If there was no clear quantifiable gain, the ASA said, the corporate watchdog should have the power to penalise the wrongdoer: for example, by up to $5 million for a body corporate and $1 million for an individual.

The ASA said the Australian Securities and Investments Commission also should be able to pursue both criminal and non-criminal penalties for the same instance of wrongdoing.

ASIC needed more money and resources to enable it to investigate and pursue more cases in a timely manner, the ASA said.

ASIC has not yet made a submission to the Senate Economics References Committee but expects to do so within two weeks.

An ASIC spokesman said the watchdog had long expressed the view that penalties for white-collar crime should be higher.

The Senate Economics References Committee is expected to report by July 27.

Bennett backs Roberts ahead of NRL derby

The fallout over James Roberts’ NRL defection won’t go away.

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Wayne Bennett argues the strike centre was right to leave a “deceitful” Gold Coast and claims the Titans are now jealous of Brisbane as a result.

A target was already on Roberts’ back as he prepared to meet the Titans for the first time since his controversial off-season departure in Friday night’s NRL derby on the Gold Coast.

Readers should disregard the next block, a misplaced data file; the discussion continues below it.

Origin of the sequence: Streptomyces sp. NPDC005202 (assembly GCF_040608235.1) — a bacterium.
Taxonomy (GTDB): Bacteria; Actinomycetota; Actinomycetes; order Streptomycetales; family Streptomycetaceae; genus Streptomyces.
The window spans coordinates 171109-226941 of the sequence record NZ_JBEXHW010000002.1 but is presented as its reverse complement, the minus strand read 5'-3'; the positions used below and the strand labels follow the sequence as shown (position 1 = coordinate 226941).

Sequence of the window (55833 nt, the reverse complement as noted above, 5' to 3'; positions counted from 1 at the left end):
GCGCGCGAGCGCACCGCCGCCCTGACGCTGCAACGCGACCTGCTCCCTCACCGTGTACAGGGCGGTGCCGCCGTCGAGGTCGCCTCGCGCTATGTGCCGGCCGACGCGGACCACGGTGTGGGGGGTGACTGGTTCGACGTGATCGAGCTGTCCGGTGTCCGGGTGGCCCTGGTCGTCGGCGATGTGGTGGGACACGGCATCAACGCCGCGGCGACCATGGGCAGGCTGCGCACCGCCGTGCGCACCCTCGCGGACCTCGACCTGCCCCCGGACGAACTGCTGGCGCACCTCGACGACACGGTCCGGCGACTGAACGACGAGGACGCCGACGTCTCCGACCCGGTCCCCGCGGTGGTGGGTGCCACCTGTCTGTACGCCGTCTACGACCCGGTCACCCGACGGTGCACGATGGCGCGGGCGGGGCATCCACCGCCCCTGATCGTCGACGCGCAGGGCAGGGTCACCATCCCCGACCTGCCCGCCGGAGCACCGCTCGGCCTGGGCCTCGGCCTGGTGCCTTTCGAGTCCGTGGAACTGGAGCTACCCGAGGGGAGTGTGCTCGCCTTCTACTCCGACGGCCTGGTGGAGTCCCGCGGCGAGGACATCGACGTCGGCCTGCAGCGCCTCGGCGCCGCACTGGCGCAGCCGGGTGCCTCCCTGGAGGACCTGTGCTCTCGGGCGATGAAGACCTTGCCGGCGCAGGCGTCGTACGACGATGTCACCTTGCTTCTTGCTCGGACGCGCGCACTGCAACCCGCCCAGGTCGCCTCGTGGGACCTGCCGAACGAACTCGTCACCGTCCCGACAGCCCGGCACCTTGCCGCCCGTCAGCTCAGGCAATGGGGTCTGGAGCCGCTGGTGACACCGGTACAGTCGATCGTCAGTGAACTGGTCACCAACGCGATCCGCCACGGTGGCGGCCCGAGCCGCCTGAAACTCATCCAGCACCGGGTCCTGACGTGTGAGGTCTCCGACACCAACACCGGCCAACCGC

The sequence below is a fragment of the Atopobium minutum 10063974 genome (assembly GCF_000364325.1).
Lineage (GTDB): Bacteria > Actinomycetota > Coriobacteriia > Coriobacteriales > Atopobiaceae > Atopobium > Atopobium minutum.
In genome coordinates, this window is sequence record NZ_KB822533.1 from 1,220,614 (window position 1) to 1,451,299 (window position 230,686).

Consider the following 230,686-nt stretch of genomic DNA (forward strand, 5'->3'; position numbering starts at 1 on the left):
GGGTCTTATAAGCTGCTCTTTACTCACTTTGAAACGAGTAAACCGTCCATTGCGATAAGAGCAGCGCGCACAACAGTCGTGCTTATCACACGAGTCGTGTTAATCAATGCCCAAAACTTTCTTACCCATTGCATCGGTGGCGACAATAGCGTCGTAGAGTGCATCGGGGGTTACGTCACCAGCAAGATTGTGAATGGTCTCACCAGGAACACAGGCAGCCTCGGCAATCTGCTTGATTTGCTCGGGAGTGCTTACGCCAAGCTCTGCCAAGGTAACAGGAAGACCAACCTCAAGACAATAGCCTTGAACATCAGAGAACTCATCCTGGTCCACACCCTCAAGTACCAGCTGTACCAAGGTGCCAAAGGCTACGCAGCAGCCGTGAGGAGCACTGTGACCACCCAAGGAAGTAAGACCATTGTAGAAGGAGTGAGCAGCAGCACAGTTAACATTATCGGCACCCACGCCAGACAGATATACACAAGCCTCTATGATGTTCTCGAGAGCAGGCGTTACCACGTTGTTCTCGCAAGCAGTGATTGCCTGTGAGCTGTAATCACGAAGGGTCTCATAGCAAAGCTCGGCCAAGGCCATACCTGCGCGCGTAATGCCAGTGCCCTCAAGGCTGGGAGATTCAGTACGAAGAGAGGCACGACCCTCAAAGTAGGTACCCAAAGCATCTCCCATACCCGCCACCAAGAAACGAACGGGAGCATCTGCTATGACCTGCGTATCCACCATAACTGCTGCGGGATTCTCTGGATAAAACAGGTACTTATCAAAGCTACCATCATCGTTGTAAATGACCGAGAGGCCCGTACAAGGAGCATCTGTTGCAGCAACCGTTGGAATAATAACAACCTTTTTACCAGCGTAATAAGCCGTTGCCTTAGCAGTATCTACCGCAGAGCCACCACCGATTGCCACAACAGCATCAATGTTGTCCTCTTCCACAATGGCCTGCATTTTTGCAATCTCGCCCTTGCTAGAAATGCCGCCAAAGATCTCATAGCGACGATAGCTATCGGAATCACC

And it seems Bennett has made sure it stays there with his passionate defence of the lightning quick three-quarter.

The master coach on Thursday endorsed Roberts’ decision to turn his back on the Titans and link with arch rivals Brisbane over an off-season contract forgery bungle.

Last November it emerged a senior Gold Coast staff member copied Roberts’ signature on a re-worked contract clause.

His defection ruffled feathers at the Titans. Veteran Greg Bird even claimed his once troubled teammate had used the botch-up as a convenient excuse to leave the rebuilding club for grand finalists Brisbane after the Titans had “turned his career around”.

But according to Bennett: “It wasn’t James’ fault what happened.

“If you had the situation he had, we would have all walked away from our contracts – you would take that opportunity.

“It was pretty deceitful what happened, he was affected by that.”

Titans coach Neil Henry had the right to be the most disgruntled after Roberts cheekily claimed in the pre-season he’d learned more in his first two weeks under Bennett than he had in two years at the Gold Coast.

Henry was still not impressed when reminded of Roberts’ comment on Tuesday.

“Jimmy has a habit of saying the first thing that comes into his head and that was an example,” he said.

Bennett could empathise with a frustrated Henry over Roberts’ departure – at first.

However, the Brisbane master coach then claimed the Titans’ discontent came from jealousy.

“It hurts a bit. You bring a guy through, you work hard with them to get them where they are, you get through the difficult moments (and they leave),” Bennett said.

“I can understand Neil’s position with it.”

But Bennett added: “A bit of envy and jealousy comes into all that as well because you are envious he is not there anymore.

“And you are jealous of what he can bring and you’d like to have it in your team.”

Roberts will chime into a full strength Broncos backline after Queensland hopeful Corey Oates (shoulder), Jordan Kahu (shoulder) and Jack Reed (eye) were cleared of injury.

Kahu raised eyebrows when he emerged at training on Thursday wearing a neck brace but Bennett said it was “just for show”.